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Your Brain's Favorite Way to Learn Another Language

Repetition is key, repetition is key in learning a language.We promise we’re repeating ourselves on purpose. Find out from a linguist how you can work with your brain (and not against it) to effectively learn a second language through the practice of repetition.

While it may seem obvious that repetition is an essential component to learning another language, we’ve gotten a lot feedback from our learners wondering why they keep repeating the same phrases when progressing through their Mango Languages courses. The truth is, repetition is what helps your brain most effectively hack a new language system.

Try this little experiment

Find a friend, and teach them this string of numbers: 2-4-8-2-5-4-7-4-5-0. (That’s the phone number here at Mango Languages, in case you want to give us a call sometime.) Ask them to repeat it back to you. Could they do it? Now ask them what their phone number is. Did you notice that they were able to recall it much faster than the digits you taught them? What do you think is going on here, and what does it have to do with learning a new language?

Our brains are far more busy than we are aware, so they find ways to automate whenever possible. The less you have to think about something, the more cognitive resources your brain has to focus on its other tasks. Since a brain can only do so much at one time, it finds little hacks to make the things it has to do frequently, easier.

Your brain loves formulas

It turns out that among the knowledge that makes up your linguistic abilities is information about formulas, or strings of words that your brain has heard together so many times that it has formed a chunk. We’ve heard questions like ‘What’s your phone number?’ so many times, that the brain has decided it’s easier to deal with that information as one unit rather than have to put it together every time it comes up.

Going back to our little experiment above, your brain has saved information like your phone number as a chunk, since this is something you have to access frequently. Trying to remember the Mango phone number takes more cognitive resources, since your brain has to put that information together on the spot.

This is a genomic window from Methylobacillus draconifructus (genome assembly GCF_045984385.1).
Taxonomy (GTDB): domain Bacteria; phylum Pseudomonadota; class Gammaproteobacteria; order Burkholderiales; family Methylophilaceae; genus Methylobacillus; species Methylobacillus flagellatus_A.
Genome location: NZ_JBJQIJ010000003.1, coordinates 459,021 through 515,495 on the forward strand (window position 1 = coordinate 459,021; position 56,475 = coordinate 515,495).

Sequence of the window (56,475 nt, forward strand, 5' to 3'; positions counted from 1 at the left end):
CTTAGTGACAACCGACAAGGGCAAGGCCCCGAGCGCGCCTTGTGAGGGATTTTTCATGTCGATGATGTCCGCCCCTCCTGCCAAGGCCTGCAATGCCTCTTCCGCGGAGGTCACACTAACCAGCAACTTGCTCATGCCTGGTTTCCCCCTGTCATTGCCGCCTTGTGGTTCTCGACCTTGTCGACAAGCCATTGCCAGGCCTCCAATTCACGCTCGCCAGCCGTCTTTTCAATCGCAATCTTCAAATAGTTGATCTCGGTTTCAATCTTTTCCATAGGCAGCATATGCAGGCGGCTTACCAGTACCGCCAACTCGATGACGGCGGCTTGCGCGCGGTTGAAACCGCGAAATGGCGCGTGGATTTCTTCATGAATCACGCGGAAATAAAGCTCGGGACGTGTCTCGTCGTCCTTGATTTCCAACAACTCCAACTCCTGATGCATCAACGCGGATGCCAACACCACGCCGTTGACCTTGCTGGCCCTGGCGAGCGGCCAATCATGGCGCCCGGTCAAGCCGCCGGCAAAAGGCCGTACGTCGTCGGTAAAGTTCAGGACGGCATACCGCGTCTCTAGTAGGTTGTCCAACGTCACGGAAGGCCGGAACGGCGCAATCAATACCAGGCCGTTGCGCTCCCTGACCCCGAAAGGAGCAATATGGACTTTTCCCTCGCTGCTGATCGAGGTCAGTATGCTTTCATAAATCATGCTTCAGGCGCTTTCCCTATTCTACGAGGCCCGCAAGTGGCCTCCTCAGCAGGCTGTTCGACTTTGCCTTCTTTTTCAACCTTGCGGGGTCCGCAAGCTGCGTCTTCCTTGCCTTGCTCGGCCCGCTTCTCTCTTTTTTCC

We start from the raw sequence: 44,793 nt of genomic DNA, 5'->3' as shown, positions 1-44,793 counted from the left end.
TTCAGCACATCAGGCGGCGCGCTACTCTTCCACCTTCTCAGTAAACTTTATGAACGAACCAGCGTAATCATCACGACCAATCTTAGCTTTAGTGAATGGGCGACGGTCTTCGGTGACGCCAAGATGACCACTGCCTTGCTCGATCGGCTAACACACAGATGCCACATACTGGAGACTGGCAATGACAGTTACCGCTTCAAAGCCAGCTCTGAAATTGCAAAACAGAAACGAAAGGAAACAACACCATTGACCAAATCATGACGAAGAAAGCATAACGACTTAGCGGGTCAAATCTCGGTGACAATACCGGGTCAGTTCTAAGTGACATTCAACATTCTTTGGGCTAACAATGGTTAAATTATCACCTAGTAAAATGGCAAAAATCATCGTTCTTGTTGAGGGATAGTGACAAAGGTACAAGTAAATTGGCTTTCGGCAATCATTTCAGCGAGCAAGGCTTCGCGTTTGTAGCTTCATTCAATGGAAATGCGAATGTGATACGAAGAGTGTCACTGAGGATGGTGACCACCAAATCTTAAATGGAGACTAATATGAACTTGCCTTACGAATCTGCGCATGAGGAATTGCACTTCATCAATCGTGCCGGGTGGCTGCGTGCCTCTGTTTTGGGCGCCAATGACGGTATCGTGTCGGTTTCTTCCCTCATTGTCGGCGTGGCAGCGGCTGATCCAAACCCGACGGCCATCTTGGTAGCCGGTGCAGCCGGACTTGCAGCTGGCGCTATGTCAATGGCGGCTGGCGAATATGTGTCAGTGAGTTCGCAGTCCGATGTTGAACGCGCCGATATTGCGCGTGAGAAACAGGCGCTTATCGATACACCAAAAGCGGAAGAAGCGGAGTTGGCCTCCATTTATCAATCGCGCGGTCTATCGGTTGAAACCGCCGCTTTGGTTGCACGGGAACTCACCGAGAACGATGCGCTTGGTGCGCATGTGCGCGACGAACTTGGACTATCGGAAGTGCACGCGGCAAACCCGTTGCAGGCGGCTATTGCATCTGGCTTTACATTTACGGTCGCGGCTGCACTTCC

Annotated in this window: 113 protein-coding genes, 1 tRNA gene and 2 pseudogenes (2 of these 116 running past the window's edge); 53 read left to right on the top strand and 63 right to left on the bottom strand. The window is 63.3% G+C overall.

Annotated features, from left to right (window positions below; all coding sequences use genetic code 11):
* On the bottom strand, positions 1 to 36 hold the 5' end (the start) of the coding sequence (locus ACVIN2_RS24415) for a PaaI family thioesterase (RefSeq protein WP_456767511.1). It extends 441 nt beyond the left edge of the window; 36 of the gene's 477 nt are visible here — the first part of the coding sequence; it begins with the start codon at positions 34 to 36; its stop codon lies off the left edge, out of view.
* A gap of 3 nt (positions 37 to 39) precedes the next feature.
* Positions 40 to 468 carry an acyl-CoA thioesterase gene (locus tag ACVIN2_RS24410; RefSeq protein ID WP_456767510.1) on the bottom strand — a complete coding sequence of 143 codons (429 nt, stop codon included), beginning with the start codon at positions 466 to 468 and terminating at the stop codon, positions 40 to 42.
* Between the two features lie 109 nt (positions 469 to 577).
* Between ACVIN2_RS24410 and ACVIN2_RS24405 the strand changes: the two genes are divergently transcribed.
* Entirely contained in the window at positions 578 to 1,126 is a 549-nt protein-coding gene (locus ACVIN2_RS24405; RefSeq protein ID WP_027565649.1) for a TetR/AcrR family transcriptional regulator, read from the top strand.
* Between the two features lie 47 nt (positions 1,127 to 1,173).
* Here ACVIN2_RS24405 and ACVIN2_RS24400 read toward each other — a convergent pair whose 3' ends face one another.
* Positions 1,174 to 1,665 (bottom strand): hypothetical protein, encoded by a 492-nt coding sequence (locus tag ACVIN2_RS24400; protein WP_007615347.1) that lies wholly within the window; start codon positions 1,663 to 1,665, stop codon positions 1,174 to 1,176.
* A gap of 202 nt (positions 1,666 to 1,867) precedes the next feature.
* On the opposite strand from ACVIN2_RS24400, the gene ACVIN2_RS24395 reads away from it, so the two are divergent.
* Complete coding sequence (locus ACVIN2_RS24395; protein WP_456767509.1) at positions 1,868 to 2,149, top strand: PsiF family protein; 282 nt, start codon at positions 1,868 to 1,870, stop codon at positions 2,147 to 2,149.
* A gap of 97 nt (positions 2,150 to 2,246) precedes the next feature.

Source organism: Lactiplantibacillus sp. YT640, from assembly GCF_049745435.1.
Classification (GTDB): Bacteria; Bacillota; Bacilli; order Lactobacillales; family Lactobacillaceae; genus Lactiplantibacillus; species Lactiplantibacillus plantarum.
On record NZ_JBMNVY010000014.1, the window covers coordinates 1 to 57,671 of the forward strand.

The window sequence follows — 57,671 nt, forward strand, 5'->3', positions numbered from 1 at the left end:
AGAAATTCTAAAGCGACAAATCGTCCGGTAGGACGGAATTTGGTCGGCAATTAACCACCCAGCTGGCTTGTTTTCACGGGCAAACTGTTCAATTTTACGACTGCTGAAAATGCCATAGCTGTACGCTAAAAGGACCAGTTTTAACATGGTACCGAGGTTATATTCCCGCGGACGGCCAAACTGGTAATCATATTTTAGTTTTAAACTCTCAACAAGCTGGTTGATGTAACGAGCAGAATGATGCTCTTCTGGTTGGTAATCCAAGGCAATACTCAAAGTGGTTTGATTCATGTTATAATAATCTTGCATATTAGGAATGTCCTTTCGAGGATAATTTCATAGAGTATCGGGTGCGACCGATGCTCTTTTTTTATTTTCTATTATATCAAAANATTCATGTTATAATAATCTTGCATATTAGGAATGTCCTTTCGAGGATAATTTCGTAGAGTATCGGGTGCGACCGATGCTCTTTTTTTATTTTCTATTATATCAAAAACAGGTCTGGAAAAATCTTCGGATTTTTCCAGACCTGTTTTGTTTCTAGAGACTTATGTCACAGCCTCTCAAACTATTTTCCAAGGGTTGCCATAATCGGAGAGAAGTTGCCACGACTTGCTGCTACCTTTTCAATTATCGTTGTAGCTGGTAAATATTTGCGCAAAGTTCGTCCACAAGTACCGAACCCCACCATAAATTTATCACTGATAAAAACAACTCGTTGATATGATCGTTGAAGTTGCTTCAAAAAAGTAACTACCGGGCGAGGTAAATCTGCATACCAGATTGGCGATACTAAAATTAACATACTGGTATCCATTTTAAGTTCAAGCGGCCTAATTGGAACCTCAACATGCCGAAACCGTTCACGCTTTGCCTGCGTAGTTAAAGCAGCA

So, how does this work for learning another language? Your brain approaches learning a new language in the same way that it approaches learning other things — it wants to be efficient, and it wants to automate. It wants to seek out patterns, and then find out how those patterns can be replicated and expanded. To do this, though, your brain needs to have a big database of information to work from, and this is accumulated by frequent and repeated exposure to linguistic input — in other words, through repetition of words and phrases in your target language.

The more you experience your new language — through talking with native speakers, watching movies, or using language-learning softwarethe more linguistic information your brain has to analyze and categorize. Once you’ve learned chunks of language, your cognitive resources are basically freed up to do other things — like learn and use different words, create longer sentences, and express more complex thoughts, with plenty of extra room for a joke or two.

The more you practice, the more your brain can automate, and the more fluent your conversation in another language will be.

To help your brain do what it does best, we’ve incorporated repetition into the structure of our language-learning system (see how it works) by asking you to repeat the same word or phrase out loud several times — to build that pattern recognition in your brain.

Our language-learning system also repeats material through the use of automatically generated quizzes and critical thinking slides, that help you draw on the patterns you already know to build new connections. Click the button below to create a free learning profile or jump back into automating new patterns in your target language. 

Start Automating


What are some ways that you are practicing repetition in learning another language?

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Laura Siebecker
Written by Laura Siebecker

Laura is a Linguist at Mango Languages, with a Ph.D. in Linguistics from Georgetown University. Her research interests include theoretical morphology and syntax, and second language acquisition. When she’s not being a nerd about pronouns and verb endings, or shooing her feline research assistants off of her work, she can be found hanging out with her family in rural Vermont.

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